EPCOT 30th Reflection

EPCOT 30th Reflection

In all candor, we at Disney were not prepared for the enthusiasm for the Epcot concept we presented. Perhaps it was the popularity of the Walt Disney World Resort with the public, or the backstage tours where we emphasized all the innovative systems already in place. Perhaps it was the attitude and enthusiasm of all the Disney people they encountered, from Cast Members operating an attraction to corporate executives and Imagineering designers. Perhaps it was the legacy of Walt Disney, still the master communicator a decade and more after his passing. – Marty Sklar

EPCOT is a magical place. Its clean. It holds numerous experiences that educate, entertain, and frankly it just has NEAT stuff! Spaceship Earth – its just neat, one of the ultimate dark rides! I walk to the other side of the park and see a dude in a fez and then nearby, eat as many bowls of spaetzle as I want. Where else can you experience all this?

I didn’t go to EPCOT for the 30th celebration but I have been reading everyone else’s take on what happened in the D23 sessions. Inside The Magic reported that the panel titled Looking Back at Tomorrow ended with an extended look at Horizons and all three classic film endings were shared in pristine condition. I think my head would explode.

Likewise, there was a panel titled The Music of Epcot Center where they highlighted the big hits such as “Tomorrow’s Child” by Ron Ovadia and Peter Stougaard and the Horizon’s Music by George Wilkins. Of course there was also a nod, as there should be for the Sherman Brothers.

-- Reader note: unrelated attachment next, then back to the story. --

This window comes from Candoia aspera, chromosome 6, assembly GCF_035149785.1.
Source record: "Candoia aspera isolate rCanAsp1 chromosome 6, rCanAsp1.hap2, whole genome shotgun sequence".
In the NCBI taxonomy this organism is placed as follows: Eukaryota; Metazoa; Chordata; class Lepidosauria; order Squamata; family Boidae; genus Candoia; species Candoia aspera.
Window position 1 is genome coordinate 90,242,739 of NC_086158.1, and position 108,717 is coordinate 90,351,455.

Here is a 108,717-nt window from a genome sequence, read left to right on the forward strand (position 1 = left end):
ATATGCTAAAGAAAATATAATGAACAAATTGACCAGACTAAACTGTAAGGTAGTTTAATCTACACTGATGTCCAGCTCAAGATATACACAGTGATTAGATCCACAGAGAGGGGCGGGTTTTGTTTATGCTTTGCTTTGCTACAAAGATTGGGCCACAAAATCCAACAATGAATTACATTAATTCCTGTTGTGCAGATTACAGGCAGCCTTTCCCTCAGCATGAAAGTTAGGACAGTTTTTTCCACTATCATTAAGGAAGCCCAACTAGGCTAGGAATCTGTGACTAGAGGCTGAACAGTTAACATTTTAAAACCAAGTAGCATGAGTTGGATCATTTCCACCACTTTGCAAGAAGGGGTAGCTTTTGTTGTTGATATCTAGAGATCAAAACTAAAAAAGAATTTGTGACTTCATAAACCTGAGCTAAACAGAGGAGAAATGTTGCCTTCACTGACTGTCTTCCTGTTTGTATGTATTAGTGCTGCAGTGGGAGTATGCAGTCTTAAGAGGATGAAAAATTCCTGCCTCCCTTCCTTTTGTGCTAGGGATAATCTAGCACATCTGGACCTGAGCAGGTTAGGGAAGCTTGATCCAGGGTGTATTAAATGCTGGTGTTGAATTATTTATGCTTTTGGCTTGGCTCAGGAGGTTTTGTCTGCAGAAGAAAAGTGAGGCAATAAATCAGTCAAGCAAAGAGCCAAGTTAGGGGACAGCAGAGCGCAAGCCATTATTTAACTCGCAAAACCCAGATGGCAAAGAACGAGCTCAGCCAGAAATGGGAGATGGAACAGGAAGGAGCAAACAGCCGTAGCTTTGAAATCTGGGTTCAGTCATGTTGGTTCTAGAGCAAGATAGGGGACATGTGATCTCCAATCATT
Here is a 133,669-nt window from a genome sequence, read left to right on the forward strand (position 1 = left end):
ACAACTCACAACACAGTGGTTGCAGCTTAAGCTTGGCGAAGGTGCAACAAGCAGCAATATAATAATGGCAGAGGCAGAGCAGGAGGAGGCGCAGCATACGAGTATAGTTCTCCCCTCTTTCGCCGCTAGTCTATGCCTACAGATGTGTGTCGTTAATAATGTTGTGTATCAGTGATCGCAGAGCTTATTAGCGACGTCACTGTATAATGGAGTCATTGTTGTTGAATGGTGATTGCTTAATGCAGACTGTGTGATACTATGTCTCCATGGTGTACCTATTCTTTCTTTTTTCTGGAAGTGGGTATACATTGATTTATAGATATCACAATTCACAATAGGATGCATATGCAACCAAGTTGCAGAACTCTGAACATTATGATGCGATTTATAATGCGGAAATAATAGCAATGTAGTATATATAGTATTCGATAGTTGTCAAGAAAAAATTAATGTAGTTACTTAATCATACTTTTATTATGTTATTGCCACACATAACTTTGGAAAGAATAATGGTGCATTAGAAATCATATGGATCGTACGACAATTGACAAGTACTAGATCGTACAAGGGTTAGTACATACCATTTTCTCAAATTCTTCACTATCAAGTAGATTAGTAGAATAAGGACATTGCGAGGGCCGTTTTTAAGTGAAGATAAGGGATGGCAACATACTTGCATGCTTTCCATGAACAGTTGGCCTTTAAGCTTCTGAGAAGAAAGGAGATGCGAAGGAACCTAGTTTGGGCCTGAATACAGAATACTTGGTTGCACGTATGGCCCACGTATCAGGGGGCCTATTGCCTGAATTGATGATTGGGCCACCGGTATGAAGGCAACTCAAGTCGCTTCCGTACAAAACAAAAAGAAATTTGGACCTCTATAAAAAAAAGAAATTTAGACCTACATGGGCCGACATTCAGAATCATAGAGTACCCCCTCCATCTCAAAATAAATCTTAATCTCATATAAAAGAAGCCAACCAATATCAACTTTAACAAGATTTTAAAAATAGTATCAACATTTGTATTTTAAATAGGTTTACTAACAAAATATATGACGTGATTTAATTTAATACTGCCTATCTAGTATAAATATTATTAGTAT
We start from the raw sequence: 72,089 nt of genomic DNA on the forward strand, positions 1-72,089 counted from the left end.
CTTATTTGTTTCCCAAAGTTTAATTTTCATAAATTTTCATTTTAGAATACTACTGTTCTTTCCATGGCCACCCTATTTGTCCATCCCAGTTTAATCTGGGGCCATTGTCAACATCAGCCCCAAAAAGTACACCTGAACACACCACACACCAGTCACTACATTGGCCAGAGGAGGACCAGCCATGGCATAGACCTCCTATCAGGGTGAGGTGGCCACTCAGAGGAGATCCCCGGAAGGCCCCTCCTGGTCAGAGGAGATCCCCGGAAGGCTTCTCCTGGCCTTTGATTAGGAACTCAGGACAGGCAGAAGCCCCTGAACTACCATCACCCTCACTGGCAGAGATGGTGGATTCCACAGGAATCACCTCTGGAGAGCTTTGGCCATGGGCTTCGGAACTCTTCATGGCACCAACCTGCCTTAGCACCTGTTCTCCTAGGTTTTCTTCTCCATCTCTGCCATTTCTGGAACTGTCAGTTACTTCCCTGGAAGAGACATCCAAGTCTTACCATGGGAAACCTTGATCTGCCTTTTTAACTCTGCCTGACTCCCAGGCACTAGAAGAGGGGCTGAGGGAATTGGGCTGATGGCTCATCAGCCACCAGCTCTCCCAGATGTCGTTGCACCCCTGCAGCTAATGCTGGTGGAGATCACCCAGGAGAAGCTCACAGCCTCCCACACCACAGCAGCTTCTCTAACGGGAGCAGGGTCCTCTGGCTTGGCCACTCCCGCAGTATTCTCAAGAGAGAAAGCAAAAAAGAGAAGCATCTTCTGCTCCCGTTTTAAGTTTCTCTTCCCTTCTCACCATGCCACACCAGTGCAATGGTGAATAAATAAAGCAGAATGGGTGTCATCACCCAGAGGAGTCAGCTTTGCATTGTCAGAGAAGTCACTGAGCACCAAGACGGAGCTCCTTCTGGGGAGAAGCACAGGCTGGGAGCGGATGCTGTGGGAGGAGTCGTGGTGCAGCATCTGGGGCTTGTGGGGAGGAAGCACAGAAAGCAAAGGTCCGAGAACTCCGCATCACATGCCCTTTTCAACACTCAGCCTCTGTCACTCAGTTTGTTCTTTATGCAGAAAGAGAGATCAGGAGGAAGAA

Later in the day, Marty Sklar had his own presentation where he talked about the original EPCOT logo. “The original logo was a symbol of unity, fellowship and harmony around the world,” he said. “The goal was to create a better tomorrow.”  The original logo “was much better than the stupid one they’re using now.”

Another cool tidbit – “One of the reasons there’s so much space between Future World and the World Showcase lagoon is that we discovered a gigantic sink hole near where the Odyssey Restaurant is,” Marty said. “We couldn’t build anything on top of it.”   Maybe there really was a sink hole under Horizons.

This anniversary has offered an opportunity for a great look back (similar to the 25th EPCOT Anniversary Gallery) and also inspired some great new art, and new merchandise and concepts from many artists reflecting the greatest parts of EPCOT.  Some of this makes me wish for the old days – a live guide for The Land, Cranium Command, Communicore and no strange tent decorations outside Spaceship Earth.   While I still feel like not having Horizons leaves a huge (sink) hole in the park, I hope that the future of future world invokes some of the same imagination and innovation that it once had.


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